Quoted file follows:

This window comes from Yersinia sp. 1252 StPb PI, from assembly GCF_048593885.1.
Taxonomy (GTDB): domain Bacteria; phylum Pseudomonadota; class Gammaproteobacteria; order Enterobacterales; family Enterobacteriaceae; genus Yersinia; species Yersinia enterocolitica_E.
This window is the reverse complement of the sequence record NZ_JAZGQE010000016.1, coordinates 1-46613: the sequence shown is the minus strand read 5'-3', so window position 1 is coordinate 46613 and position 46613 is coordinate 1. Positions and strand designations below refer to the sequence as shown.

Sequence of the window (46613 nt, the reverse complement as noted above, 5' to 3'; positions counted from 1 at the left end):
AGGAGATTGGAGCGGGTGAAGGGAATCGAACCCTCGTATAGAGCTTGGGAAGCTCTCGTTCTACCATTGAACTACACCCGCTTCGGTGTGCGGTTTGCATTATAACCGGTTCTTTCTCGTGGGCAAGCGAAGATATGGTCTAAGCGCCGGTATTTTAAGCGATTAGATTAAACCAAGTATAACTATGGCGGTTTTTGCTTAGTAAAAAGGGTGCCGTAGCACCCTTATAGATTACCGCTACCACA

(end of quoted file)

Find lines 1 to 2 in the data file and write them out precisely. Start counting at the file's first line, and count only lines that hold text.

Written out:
This window comes from Yersinia sp. 1252 StPb PI, from assembly GCF_048593885.1.
Taxonomy (GTDB): domain Bacteria; phylum Pseudomonadota; class Gammaproteobacteria; order Enterobacterales; family Enterobacteriaceae; genus Yersinia; species Yersinia enterocolitica_E.